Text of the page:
Female Athlete Triad

Sports and exercise are part of a balanced, healthy lifestyle. Girls who play sports are healthier; get better grades; are less likely to experience depression; and use alcohol, cigarettes, and drugs less frequently than girls who aren’t athletes. But for some girls, not balancing the needs of their bodies and their sports can have major consequences.

Some girls who play sports or exercise intensely are at risk for a problem called female athlete triad. Female athlete triad is a combination of three conditions: disordered eating, amenorrhea, and osteoporosis. A female athlete can have one, two, or all three parts of the triad.

 

Disordered Eating

 

Most girls with female athlete triad try to lose weight primarily to improve their athletic performance. The disordered eating that accompanies female athlete triad can range from avoiding certain types of food the athlete thinks are “bad” (such as foods containing fat) to serious eating disorders like anorexia nervosa or bulimia nervosa.

 

Amenorrhea

 

Because a girl with female athlete triad is simultaneously exercising intensely and not eating enough calories, when her weight falls too low, she may experience decreases in estrogen, the hormone that helps to regulate the menstrual cycle. As a result, a girl’s periods may become irregular or stop altogether. Of course, it is normal for teen girls to occasionally miss periods, especially in their first year of having periods. A missed period does not automatically mean a girl has female athlete triad.

 

Some girls who participate intensively in sports may never even get their first period because they’ve been training so hard. Other girls may have had periods, but once they increase their training and change their eating habits, their periods may stop.

 

Osteoporosis

 

Low estrogen levels and poor nutrition, especially low calcium intake, can lead to osteoporosis, the third aspect of the triad. Osteoporosis is a weakening of the bones due to the loss of bone density and improper bone formation. This condition can ruin a female athlete’s career because it may lead to stress fractures and other injuries.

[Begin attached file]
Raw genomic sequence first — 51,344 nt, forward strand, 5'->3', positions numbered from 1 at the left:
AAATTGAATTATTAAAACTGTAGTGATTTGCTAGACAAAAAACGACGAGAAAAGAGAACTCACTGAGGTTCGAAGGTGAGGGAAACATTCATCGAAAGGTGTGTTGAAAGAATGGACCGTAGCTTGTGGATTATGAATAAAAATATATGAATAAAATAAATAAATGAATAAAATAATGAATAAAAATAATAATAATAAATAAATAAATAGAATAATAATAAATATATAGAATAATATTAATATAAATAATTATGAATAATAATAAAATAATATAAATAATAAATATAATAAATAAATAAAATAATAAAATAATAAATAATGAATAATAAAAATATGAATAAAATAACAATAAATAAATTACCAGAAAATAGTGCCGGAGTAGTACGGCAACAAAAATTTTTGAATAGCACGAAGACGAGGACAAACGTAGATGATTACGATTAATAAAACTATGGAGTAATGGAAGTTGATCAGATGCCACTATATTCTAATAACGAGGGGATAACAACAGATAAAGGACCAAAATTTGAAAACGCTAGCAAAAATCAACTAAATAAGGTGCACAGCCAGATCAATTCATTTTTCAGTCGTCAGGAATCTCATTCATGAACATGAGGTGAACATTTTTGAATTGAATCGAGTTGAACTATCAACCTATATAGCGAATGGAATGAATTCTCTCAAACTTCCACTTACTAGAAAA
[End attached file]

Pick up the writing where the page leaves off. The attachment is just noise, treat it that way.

Usually, the teen years are a time when girls should be building up their bone mass to their highest levels — called peak bone mass. Not getting enough calcium during the teen years can also have a lasting effect on how strong a girl’s bones are later in life.

 

Girls with female athlete triad often care so much about their sports that they would do almost anything to improve their performance. Martial arts and rowing are examples of sports that classify athletes by weight class, so focusing on weight becomes an important part of the training program and can put a girl at risk for disordered eating.

 

Participation in sports where a thin appearance is valued can also put a girl at risk for female athlete triad. Sports such as gymnastics, figure skating, diving, and ballet are examples of sports that value a thin, lean body shape. Some girls may even be told by coaches or judges that losing weight would improve their scores.

 

Even in sports where body size and shape aren’t as important, such as distance running and cross-country skiing, girls may be pressured by teammates, parents, partners, and coaches who mistakenly believe that “losing just a few pounds” could improve their performance.

 

The truth is, though, that losing those few pounds generally doesn’t improve performance at all. People who are fit and active enough to compete in sports generally have more muscle than fat, so it’s the muscle that gets starved when a girl cuts back on food. Plus, if a girl loses weight when she doesn’t need to, it interferes with healthy body processes such as menstruation and bone development.